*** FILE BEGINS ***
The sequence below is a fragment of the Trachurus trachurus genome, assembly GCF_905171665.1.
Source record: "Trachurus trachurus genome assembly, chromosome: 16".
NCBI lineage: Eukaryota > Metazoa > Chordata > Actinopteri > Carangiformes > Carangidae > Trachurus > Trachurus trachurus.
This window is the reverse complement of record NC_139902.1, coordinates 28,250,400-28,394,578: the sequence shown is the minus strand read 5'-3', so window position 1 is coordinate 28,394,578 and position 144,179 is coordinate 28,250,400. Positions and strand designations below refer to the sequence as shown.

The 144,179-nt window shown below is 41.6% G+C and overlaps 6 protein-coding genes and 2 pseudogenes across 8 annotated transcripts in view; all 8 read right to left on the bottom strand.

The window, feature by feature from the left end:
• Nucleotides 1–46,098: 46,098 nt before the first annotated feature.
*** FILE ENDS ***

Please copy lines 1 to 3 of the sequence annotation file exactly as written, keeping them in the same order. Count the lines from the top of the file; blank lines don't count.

The sequence below is a fragment of the Trachurus trachurus genome, assembly GCF_905171665.1.
Source record: "Trachurus trachurus genome assembly, chromosome: 16".
NCBI lineage: Eukaryota > Metazoa > Chordata > Actinopteri > Carangiformes > Carangidae > Trachurus > Trachurus trachurus.